The Justice Minister described the Bill as a key step forward in improving the effectiveness of the criminal justice system and ensuring that valuable police time and prison resources are freed up for more important services and duties.
The Minister concluded: “Over the last five years we have delivered major reforms to speed up our justice system, change the focus of our prison system and to improve the experiences of victims and witnesses. This Bill will bring further improvements for the people of Northern Ireland and shows the benefits of devolving justice powers.”
Notes to editors:
1. The Justice (No. 2) Bill had its Second Stage in the Northern Ireland Assembly today 8 September. The Bill has four Parts with 47 Clauses and 3 Schedules
2. Part 1 deals with the collection and enforcement of fines and other penalties
It creates civilian Collection Officers whose responsibility it will be to collect penalties as set by and under the authority of the Courts.
It increases the collection options available to Courts and Collection Officers by creating the ability to deduct payment from earnings or benefits in certain circumstances.
For the more wilful defaulter who has the ability to pay but doesn’t, the Bill allows Courts to access bank accounts or seize vehicles if it proved necessary to secure payment.
It also increases the opportunity for community service when a fine cannot be paid and as a deterrent to for those who might consider a period in prison as the easiest option to clear a fine, it removes remission thereby lengthening the period to be served in default.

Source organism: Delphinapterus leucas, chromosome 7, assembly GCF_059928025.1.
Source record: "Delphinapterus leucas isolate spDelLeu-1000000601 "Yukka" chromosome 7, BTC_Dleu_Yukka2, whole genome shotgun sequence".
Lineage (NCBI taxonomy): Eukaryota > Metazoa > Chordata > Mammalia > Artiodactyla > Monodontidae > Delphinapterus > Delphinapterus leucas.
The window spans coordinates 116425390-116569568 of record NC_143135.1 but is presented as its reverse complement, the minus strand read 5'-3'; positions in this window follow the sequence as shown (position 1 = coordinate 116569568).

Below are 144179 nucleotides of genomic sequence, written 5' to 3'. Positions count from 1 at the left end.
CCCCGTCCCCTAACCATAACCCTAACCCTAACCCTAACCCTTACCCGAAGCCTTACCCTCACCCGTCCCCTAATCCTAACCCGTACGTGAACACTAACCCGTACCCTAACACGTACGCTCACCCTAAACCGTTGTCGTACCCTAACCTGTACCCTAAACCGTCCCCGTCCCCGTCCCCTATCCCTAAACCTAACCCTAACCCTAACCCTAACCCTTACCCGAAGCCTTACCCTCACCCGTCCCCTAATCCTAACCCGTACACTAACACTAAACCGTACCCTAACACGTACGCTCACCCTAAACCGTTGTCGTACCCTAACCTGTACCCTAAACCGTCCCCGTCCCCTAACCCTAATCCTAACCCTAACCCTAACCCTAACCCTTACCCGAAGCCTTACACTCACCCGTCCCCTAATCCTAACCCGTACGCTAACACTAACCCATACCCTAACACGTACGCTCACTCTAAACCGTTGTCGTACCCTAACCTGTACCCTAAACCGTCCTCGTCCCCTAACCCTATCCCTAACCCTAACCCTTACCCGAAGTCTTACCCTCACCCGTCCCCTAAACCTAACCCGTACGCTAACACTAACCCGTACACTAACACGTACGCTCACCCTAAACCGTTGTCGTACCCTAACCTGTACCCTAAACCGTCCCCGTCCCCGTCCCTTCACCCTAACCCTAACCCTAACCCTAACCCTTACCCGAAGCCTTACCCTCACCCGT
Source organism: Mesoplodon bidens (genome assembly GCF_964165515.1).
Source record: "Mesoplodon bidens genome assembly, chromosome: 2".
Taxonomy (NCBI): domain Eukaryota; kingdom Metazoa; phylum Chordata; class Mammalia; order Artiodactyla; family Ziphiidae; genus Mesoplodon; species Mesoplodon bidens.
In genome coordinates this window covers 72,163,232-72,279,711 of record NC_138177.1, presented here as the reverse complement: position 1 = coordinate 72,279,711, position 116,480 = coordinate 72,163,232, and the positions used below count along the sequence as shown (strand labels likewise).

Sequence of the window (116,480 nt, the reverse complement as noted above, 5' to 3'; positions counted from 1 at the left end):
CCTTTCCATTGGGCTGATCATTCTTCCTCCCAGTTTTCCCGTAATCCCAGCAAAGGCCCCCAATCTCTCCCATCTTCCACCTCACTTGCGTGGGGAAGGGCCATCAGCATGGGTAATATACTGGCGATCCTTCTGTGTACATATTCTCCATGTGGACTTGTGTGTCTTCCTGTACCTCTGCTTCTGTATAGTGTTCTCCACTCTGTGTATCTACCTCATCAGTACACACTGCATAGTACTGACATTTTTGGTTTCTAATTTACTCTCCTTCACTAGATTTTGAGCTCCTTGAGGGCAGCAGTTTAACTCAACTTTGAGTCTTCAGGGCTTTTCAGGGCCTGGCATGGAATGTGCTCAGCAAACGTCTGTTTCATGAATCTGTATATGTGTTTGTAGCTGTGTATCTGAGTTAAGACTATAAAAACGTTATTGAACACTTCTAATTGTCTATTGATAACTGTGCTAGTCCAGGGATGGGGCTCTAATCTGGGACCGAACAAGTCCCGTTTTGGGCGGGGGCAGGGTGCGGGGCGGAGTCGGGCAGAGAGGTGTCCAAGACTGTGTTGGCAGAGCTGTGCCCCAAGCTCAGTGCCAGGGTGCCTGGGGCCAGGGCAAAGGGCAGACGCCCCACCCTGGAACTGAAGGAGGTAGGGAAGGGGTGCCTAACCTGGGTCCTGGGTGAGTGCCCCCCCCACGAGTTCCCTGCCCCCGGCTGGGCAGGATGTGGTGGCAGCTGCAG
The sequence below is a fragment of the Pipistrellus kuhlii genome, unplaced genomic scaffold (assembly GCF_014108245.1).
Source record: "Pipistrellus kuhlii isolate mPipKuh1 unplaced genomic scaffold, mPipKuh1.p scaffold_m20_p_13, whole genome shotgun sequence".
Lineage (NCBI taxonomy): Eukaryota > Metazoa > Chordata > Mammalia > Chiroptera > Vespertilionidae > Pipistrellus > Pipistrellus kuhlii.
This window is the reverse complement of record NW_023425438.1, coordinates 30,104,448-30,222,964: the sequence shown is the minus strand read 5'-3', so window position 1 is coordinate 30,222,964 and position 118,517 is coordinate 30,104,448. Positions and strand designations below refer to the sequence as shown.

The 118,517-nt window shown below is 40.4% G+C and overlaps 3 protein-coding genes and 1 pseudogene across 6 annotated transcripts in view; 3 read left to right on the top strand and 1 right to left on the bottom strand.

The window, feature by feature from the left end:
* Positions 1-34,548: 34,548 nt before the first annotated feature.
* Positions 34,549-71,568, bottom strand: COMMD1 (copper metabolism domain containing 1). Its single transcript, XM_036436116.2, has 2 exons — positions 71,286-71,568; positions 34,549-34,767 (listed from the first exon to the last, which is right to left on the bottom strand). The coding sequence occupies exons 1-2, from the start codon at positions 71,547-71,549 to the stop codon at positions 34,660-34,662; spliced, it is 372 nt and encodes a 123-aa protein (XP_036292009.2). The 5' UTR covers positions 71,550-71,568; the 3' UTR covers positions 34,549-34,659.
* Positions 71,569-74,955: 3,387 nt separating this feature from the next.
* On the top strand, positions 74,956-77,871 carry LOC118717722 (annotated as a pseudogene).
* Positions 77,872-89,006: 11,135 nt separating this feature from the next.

3. Part 2 places the Prison Ombudsman for Northern Ireland on a statutory footing. It sets out the main functions of the Ombudsman which are to deal with complaints; death in custody investigations; and investigations requested by the Department of Justice.
4. Part 3 extends the arrangements for lay visiting of police stations; widens the offence of the possession of extreme pornographic images; and creates an early removal from prison scheme for prisoners liable for removal from the United Kingdom.
Lay visiting arrangements currently extend only to police stations designated by the Chief Constable. The Bill will extend lay visiting to all police stations.
The widening of the existing offence of possession of extreme pornography will include extreme images of rape or other non-consensual acts following similar changes in the rest of the United Kingdom.
The early removal scheme will allow Foreign National Prisoners, already subject to compulsory removal from the United Kingdom and nearing the end of their sentence, to have their sentence reduced to facilitate removal from the UK.
5. Part 4 deals with general supplementary provisions.
6. Copies of the Bill and Explanatory Notes can be accessed at the Northern Ireland Assembly web-site
7. All media enquiries should be directed to the Department of Justice Press Office on 028 9052 6444. Out of office hours please contact the duty press officer via pager number 0769 971 5440 and your call will be returned.